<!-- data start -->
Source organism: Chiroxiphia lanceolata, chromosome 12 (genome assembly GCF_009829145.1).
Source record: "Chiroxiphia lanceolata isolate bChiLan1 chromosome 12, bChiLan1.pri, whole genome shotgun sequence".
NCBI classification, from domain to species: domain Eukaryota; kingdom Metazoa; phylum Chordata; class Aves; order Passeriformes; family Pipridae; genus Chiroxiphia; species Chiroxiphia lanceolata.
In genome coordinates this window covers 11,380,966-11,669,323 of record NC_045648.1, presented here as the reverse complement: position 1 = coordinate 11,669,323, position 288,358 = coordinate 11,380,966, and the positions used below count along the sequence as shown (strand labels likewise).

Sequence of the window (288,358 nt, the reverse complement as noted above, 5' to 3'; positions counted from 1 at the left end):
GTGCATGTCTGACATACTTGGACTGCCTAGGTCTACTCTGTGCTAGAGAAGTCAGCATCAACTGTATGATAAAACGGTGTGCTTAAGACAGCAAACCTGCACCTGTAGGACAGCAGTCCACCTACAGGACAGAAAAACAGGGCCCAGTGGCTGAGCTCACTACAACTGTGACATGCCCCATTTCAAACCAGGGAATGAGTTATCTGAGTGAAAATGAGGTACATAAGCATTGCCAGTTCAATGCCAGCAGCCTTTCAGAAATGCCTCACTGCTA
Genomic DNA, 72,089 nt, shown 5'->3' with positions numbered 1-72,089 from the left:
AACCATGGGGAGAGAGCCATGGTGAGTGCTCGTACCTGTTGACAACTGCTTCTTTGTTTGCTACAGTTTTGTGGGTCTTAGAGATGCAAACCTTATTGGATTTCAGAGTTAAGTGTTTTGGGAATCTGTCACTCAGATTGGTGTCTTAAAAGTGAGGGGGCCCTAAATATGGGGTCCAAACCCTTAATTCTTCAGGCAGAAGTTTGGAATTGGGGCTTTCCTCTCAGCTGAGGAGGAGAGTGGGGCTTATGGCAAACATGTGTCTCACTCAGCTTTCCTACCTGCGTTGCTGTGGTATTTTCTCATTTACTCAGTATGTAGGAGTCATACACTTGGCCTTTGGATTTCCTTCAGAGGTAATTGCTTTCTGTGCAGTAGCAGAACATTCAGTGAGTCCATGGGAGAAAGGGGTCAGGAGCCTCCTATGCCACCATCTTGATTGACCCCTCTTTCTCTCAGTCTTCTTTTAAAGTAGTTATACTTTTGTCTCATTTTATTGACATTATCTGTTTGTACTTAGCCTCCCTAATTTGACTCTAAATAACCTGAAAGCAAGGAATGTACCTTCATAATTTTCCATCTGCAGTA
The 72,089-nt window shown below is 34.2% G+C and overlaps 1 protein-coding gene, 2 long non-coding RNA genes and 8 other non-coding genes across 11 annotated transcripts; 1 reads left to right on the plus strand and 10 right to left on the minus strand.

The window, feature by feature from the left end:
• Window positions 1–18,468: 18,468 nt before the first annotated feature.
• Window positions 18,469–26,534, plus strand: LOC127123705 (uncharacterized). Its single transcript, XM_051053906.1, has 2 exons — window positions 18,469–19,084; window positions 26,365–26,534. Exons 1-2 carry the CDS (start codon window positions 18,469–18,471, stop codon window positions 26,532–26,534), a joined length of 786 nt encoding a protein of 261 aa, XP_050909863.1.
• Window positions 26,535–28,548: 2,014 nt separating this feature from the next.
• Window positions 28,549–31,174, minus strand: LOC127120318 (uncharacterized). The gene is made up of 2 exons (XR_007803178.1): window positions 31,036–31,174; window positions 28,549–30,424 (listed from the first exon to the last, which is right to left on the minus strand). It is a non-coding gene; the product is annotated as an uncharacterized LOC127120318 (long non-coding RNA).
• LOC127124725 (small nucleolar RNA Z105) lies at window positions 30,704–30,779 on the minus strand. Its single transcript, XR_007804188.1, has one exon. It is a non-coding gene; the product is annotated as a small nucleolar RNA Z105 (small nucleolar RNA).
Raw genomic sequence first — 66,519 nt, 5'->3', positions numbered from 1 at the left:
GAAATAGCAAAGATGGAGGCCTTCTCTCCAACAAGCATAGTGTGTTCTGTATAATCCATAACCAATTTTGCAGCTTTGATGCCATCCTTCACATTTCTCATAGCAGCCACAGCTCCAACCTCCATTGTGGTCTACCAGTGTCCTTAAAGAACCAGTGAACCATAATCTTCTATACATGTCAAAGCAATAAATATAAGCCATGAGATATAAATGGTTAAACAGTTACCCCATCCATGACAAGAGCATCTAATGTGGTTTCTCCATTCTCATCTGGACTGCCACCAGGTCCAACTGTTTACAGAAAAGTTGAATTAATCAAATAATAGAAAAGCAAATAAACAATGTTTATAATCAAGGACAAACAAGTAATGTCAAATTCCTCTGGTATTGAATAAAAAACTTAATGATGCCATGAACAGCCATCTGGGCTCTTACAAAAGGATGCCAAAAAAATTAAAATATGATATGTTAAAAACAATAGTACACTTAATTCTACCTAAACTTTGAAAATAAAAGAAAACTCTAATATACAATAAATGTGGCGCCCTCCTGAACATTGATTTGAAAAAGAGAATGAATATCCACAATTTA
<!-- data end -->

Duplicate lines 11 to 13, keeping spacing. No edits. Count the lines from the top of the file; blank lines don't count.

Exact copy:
• Window positions 1–18,468: 18,468 nt before the first annotated feature.
• Window positions 18,469–26,534, plus strand: LOC127123705 (uncharacterized). Its single transcript, XM_051053906.1, has 2 exons — window positions 18,469–19,084; window positions 26,365–26,534. Exons 1-2 carry the CDS (start codon window positions 18,469–18,471, stop codon window positions 26,532–26,534), a joined length of 786 nt encoding a protein of 261 aa, XP_050909863.1.
• Window positions 26,535–28,548: 2,014 nt separating this feature from the next.